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A person exploring a disused mine in Cumbria, England

Mine exploration is a hobby in which people visit abandoned mines, quarries, and sometimes operational mines. Enthusiasts usually engage in such activities for the purpose of exploration and documentation, sometimes through the use of surveying and photography. In this respect, mine exploration might be considered a type of amateur industrial archaeology. In many ways, however, it is closer to caving, with many participants actively interested in exploring both mines and caves. Mine exploration typically requires equipment such as helmets, head lamps, Wellington boots, and climbing gear.

Mine exploration typically involves less crawling and more walking than caving, since mines were purposefully excavated to allow human access. Some disused mines have been adapted for tourism, or use by organized outdoor recreation groups. Conversely, gaining access to other mines may require technical skills such as rappelling or single rope technique. Such techniques may also be used inside a mine to explore a winze, shaft, or steep incline. Similarly, some traverses and slopes may be roped for safety, particularly if organized groups are taken into the mine.

Mine exploration shares some interests with Urban Exploration, primarily that of gaining access to abandoned or sometimes restricted locations. Mine explorers share an unspoken code of ethics, that of leaving sites in the same condition as they were found. A common phrase illustrating this viewpoint is the Baltimore Grotto caving society's motto: "take nothing but pictures, leave nothing but footprints." This is similar to the Leave No Trace ethos followed in much of modern outdoor recreation.


Pump room of an abandoned mine

Like many hobbies or sports, mine exploration appeals to a specific subset of people. An interest in industrial archaeology may be a motivating factor for some enthusiasts. Relics and artifacts found in abandoned mine workings may include equipment such as pumps, cranes, drills, narrow gauge railway tracks, wagons and locomotives. Abandoned mines may occasionally contain larger features such as timber bridges, cable railways, or waterwheels.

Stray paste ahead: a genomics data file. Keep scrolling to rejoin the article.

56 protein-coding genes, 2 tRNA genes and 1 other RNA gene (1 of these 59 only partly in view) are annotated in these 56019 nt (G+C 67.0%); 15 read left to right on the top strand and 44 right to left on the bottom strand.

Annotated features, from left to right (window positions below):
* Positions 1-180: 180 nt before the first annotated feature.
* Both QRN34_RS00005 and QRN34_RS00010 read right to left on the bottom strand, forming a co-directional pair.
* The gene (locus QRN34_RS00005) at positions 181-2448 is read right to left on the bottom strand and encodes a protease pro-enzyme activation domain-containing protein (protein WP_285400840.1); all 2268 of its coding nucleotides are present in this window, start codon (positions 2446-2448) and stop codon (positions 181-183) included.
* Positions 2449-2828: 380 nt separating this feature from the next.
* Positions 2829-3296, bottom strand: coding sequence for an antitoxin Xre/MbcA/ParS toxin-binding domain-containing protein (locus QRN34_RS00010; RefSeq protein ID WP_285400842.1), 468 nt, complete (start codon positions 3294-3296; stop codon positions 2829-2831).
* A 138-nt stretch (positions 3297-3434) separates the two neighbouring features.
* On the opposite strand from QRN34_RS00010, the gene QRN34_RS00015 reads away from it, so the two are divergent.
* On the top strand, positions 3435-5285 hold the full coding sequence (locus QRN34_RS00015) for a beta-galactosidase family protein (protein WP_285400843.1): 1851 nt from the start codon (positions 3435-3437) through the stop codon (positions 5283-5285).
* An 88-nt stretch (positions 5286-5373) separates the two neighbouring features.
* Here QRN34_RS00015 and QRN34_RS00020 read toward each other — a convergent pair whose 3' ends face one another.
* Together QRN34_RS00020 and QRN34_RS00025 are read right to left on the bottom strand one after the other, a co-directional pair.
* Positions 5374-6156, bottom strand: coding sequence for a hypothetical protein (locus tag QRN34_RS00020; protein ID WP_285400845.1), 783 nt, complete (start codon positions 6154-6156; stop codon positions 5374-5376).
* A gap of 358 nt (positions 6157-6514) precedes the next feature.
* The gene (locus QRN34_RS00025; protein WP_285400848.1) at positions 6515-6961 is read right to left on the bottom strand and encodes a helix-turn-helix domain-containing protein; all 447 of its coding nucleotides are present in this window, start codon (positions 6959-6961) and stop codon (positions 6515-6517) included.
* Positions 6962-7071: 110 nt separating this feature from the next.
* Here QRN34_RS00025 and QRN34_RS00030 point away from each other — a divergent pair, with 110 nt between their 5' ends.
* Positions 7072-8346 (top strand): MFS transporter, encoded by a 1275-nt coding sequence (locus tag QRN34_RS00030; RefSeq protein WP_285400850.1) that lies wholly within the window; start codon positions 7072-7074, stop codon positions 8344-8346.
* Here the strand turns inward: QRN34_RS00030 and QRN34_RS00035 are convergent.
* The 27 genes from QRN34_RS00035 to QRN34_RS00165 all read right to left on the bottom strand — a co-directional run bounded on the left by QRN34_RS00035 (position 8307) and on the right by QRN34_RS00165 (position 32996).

Photography is often a significant component of enthusiasts' motivation for exploration. Underground photography requires specialized techniques such as light painting or an 'open flash.' Such techniques may require considerable practice for mastery.


There are many abandoned mines in the world – for example, it is estimated that there are approximately 500,000 abandoned mines in the United States alone, with Nevada having the largest percentage of this number. However, access to many of these is not possible for a variety of reasons, including:

Potential dangers

Mine exploration is considered a dangerous activity by many. In the United States, the Mine Safety and Health Administration (MSHA) has run an annual "Stay Out-Stay Alive" national public safety campaign to warn children about the dangers of exploring and playing on mine property. They claim that since 1999, nearly 150 children and adults have died in recreational accidents at active and abandoned mine and quarry sites, although the majority of these were not related to mine exploration.[1]

Many accidents by inexperienced curiosity-seekers cause reactions by government agencies to close mines. In most cases, a mine entrance will be fenced and warning signs erected, but the BLM, NPS and other organizations are increasingly resorting to bulldozing, plugging or gating mine entrances, denying everyone access. Most mine closures of this nature are done in areas near large population centers and parks that receive a large number of visitors, such as Death Valley.